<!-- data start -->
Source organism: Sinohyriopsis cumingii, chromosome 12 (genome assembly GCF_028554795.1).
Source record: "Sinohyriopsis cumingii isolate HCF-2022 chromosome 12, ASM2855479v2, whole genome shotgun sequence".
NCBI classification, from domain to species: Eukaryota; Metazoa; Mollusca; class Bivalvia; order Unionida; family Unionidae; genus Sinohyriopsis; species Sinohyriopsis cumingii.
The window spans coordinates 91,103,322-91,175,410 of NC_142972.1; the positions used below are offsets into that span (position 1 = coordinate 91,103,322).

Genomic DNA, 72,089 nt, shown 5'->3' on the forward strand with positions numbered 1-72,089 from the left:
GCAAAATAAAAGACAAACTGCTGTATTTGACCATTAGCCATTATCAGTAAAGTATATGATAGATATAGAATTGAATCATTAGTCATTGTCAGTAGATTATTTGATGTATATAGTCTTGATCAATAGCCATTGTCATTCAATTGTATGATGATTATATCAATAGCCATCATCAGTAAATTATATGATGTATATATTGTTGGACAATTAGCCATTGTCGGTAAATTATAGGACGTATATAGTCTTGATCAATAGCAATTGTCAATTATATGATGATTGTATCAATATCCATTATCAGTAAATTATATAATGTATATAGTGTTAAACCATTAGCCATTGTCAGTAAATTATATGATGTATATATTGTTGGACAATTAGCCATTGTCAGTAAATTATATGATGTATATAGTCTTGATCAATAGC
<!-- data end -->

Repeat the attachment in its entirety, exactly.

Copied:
Source organism: Sinohyriopsis cumingii, chromosome 12 (genome assembly GCF_028554795.1).
Source record: "Sinohyriopsis cumingii isolate HCF-2022 chromosome 12, ASM2855479v2, whole genome shotgun sequence".
NCBI classification, from domain to species: Eukaryota; Metazoa; Mollusca; class Bivalvia; order Unionida; family Unionidae; genus Sinohyriopsis; species Sinohyriopsis cumingii.
The window spans coordinates 91,103,322-91,175,410 of NC_142972.1; the positions used below are offsets into that span (position 1 = coordinate 91,103,322).

Genomic DNA, 72,089 nt, shown 5'->3' on the forward strand with positions numbered 1-72,089 from the left:
GCAAAATAAAAGACAAACTGCTGTATTTGACCATTAGCCATTATCAGTAAAGTATATGATAGATATAGAATTGAATCATTAGTCATTGTCAGTAGATTATTTGATGTATATAGTCTTGATCAATAGCCATTGTCATTCAATTGTATGATGATTATATCAATAGCCATCATCAGTAAATTATATGATGTATATATTGTTGGACAATTAGCCATTGTCGGTAAATTATAGGACGTATATAGTCTTGATCAATAGCAATTGTCAATTATATGATGATTGTATCAATATCCATTATCAGTAAATTATATAATGTATATAGTGTTAAACCATTAGCCATTGTCAGTAAATTATATGATGTATATATTGTTGGACAATTAGCCATTGTCAGTAAATTATATGATGTATATAGTCTTGATCAATAGC